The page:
The Horse in Motion is a reworking of Edweard Muybridges 1887 image through mobile projection performace.
The performance frees the horse from over a hundred years of being screen static to once again be set in motion. Throughout the performance, the screen or canvas is the constructed from the passing architecture or urban spaces where the projections falls.Â This timeless loop running through the urban landscape creates a social engagement to the city, where the viewer becomes a single point in the collective narrative. Â The horse in the image appears to be the initial inspiration for the moving image projector, the video projector, aÂ descendant of this technologyÂ is now the poetic device for releasing the horse to run the streets as a timeless memory of its own creation.
Video documentation below from 2009
The horse in the moving projection is an animation created from the photographs of Edweard Muybridge in 1887. This was a continuation of his early experiment from 1878 whereby 12 cameras were arranged along a track parallel to the horseâ€™s, and each of the camera shutters was controlled by a trip wire which was triggered by the horseâ€™s hooves. They were 21 inches apart to cover the 20 feet taken by the horse stride, taking pictures at one thousandth of a second. These images lead to the creation of the Zoopraxiscope by Muybridge in 1879, it may be considered the first movie projector. By projecting images from rotating glass disks in rapid succession to give the impression of motion. The stop-motion images were initially painted onto the glass, as silhouettes. A second series of discs, made in 1892-94, used outline drawings printed onto the discs photographically, then colored by hand. The device appears to have been one of the primary inspirations for Thomas Edison and William Kennedy Dicksonâ€™s Kinetoscope, the first commercial film exhibition system.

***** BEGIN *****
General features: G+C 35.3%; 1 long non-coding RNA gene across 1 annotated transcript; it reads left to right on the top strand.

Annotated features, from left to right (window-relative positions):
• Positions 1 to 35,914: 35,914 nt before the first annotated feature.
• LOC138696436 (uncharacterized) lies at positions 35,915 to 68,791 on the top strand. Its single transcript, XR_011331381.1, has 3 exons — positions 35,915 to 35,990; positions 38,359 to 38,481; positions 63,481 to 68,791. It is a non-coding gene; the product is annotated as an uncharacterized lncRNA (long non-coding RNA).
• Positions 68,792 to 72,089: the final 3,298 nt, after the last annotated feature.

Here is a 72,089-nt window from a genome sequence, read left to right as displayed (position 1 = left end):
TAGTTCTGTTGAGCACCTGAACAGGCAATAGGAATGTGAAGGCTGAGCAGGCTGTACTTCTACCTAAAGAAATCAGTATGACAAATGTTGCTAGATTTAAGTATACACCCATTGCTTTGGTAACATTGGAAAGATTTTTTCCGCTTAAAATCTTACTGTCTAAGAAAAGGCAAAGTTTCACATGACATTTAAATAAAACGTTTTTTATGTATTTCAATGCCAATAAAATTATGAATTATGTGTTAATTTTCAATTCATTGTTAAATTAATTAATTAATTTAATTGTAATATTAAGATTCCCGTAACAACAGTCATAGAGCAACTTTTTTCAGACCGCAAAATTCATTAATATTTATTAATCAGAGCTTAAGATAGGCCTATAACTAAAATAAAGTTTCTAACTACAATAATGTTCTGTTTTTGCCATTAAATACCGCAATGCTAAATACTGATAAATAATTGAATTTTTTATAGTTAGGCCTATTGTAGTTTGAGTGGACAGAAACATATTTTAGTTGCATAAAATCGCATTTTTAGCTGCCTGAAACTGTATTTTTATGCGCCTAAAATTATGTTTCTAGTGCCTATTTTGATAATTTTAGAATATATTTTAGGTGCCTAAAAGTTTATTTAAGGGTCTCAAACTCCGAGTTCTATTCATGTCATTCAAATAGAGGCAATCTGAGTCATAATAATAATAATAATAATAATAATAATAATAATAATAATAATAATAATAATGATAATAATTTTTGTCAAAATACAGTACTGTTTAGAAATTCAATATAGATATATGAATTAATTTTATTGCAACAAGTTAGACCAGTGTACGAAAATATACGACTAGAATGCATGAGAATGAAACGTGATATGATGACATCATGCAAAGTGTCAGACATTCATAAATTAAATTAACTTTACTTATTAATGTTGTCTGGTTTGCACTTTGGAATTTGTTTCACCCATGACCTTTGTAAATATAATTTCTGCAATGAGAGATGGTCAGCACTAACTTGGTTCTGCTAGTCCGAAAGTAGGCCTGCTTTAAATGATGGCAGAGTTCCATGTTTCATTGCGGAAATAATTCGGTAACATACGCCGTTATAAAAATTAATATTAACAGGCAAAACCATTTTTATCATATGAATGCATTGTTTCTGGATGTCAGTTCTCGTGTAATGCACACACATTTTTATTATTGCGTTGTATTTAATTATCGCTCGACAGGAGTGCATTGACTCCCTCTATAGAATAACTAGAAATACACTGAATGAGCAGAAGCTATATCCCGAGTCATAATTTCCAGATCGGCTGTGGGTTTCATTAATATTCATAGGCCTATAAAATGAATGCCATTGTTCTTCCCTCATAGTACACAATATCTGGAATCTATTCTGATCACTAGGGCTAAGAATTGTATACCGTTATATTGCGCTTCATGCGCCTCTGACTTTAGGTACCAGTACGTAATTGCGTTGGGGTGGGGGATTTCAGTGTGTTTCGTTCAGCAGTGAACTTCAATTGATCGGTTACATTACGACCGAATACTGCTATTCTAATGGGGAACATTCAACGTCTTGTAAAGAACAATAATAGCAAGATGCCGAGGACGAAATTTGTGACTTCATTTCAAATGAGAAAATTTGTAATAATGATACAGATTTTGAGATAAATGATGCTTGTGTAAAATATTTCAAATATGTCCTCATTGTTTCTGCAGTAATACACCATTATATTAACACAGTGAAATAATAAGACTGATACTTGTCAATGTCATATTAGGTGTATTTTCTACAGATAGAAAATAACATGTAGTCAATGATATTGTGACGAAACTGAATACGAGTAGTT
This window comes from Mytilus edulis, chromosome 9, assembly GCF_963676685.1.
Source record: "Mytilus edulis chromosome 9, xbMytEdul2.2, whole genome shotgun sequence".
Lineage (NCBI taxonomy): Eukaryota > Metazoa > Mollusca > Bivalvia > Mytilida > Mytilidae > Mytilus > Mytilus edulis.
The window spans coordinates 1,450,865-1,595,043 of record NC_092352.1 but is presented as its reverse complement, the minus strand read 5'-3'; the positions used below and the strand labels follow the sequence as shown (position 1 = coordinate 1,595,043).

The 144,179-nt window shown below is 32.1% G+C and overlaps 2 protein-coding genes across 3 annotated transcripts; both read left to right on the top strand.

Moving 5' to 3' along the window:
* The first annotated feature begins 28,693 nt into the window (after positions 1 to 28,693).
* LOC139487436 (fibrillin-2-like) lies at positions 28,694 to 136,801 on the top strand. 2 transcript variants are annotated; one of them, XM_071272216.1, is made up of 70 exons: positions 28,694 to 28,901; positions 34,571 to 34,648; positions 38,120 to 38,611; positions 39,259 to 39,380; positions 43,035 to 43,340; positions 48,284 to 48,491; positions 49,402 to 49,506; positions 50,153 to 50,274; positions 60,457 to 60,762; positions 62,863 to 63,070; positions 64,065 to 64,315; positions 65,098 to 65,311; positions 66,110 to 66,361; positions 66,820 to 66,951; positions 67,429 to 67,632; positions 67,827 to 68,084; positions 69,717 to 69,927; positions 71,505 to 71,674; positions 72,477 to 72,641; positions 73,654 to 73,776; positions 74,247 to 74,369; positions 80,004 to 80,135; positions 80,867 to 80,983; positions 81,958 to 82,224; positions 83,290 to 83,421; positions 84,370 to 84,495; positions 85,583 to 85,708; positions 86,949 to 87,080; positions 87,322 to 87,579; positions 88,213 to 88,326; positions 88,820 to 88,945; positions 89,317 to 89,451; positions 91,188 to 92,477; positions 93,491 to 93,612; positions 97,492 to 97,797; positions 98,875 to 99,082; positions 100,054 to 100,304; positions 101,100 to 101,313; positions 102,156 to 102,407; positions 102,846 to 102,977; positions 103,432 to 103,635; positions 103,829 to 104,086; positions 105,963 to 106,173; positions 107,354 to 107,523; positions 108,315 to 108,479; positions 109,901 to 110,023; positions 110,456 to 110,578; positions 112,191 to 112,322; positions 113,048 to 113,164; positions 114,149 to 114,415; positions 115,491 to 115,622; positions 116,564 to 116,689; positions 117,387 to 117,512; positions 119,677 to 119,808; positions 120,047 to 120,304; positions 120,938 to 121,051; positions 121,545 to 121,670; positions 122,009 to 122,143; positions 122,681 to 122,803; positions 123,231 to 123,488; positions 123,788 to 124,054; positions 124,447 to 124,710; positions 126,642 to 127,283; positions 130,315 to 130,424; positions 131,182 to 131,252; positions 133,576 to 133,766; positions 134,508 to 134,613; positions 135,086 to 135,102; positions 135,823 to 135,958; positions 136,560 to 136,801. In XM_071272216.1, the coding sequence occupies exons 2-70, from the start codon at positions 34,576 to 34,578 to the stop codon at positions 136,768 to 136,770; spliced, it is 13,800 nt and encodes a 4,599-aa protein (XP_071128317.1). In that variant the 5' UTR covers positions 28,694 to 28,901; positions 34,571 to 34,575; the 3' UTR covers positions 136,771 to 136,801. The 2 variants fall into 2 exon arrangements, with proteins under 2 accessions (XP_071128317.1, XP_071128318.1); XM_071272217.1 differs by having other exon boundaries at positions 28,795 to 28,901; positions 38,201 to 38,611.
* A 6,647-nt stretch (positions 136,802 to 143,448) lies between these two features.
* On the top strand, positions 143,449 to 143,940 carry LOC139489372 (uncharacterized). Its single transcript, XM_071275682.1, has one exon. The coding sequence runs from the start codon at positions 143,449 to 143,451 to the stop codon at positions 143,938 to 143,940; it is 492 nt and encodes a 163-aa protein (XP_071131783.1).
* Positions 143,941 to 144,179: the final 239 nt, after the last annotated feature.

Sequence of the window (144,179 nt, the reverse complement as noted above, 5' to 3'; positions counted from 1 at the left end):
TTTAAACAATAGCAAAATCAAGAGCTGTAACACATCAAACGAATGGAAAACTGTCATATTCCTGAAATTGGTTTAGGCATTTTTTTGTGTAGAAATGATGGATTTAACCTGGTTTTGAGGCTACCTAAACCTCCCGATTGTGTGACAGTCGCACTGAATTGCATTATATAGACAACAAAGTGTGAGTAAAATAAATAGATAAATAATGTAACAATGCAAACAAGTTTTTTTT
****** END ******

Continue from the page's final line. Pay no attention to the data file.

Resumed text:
The image below is constructed below from the Art for Prostitutes performance in the red light district of Leeds and will be available in a limited edition A3 print of 100 in early 2011. Â After each performance of the horse a limited edition print or flick book can be commissioned.
Video below from original performance in 2008.
Since these initial performances from a camper van, I have modified a rickshaw for mobile projection and exhibition installation.
Image by Benedict Phillips